Endocrine Abstracts (2019) 65 P113 | DOI: 10.1530/endoabs.65.P113

Sarcoidosis imitating metastatic colon carcinoma

Anupriya Annapurni & Vakkat Muraleedharan


Sherwood forest hospital NHS trust, Sutton in Ashfiled, UK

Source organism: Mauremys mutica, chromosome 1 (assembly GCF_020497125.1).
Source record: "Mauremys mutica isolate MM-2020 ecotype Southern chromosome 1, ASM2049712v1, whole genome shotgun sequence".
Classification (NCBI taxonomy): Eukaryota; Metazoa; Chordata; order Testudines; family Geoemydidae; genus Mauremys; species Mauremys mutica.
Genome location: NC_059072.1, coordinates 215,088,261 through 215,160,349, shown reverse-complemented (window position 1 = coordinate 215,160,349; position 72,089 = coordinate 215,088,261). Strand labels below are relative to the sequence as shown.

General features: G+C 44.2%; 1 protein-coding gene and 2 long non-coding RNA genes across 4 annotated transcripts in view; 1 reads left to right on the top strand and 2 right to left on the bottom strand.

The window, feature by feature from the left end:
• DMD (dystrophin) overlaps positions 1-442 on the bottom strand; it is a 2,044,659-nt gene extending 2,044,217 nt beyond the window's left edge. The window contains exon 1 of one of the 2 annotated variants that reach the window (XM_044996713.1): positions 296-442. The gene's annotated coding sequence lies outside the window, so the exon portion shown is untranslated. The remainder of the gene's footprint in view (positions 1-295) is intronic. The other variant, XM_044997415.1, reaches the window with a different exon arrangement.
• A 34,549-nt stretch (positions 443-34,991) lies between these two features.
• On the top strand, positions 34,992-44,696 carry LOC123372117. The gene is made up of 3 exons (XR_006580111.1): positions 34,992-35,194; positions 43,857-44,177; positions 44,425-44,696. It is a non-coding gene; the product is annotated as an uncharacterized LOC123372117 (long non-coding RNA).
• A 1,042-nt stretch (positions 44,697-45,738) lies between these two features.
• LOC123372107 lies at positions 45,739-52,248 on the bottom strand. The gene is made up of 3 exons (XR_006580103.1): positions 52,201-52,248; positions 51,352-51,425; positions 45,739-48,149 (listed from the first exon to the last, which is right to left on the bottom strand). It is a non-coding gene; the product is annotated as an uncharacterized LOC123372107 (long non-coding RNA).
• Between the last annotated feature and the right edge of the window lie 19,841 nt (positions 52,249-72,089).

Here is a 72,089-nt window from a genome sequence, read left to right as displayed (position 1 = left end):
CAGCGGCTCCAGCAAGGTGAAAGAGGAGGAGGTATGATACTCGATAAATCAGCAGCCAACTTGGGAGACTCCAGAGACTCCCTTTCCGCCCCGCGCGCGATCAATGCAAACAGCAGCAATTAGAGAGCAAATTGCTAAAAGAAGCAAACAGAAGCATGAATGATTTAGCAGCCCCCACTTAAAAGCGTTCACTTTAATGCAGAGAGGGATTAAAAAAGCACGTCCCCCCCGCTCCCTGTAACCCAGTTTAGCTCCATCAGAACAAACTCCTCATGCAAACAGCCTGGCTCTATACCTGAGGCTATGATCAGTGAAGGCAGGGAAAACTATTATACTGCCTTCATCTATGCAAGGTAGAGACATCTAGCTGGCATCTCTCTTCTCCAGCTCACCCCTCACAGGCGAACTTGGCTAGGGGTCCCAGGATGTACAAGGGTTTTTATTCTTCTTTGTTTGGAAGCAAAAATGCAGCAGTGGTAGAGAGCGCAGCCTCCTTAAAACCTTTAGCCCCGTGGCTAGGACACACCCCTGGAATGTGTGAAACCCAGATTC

We believe this is the first case report of anunusual presentation of hypercalcemia due to sarcoidosis mimicking metastatic colon carcinoma. A 68 year old lady with a background history of pancolectomy and neoadjuvant chemotherapy for Duke C1 rectal carcinoma under surveillance, ulcerative colitis, type 2 diabetes mellitus presented to the clinic with hypercalcemia with low parathyroid hormone (PTH) and symptoms of tiredness. Her blood test showed Adj Ca of 2.8 mmol/l, PTH < 2.5 pmol/l, Vitamin D 18 mol/l, ALP 177 U/l. She was commenced on 800 IU of vitamin D, ordered for bone scan, 24 h urine calcium excretion ratio, myeloma screen. Her surveillance CT scan couple of months earlier was reported stable features. She had an acute medical admission with unsteadiness of gait, tiredness and nausea. The adjusted calcium level was reported as 3.6 mmol/l with suppressed PTH. She was resuscitated with intravenous fluids and bisphosphate infusion. A CT scan of abdomen, chest and pelvis was organised that showed wide spread liver lesions suggestive of metastasis, small sclerotic lesion in the pelvis suggestive of bony metastasis, stable appearance of low volume mediastinal lymph nodes and abdominal lymphadenopathy. Her bone scan and myeloma results were reported normal. Her urine results showed raised urine creatinine ratio.Outcome of the Gastrointestinal Multidisciplinary team meeting was to offer liver biopsy to decide on palliative chemotherapy. However the histopathology report confirmed chronic granulomatous disease suggestive of sarcoidosis. Patient showed remarkable improvement on corticosteroid therapy. With the background history of malignancy and convincing radiological findings had undermined the clinical rationale of the possibility of sarcoidosis. This case further reinstates that sarcoidosis should be considered as a differential diagnosis in all clinical settings of hypercalcemia with suppressed parathyroid hormone. A histopathological diagnosis, if appropriate should be considered even in the absence of other classical features suggestive of sarcoidosis.

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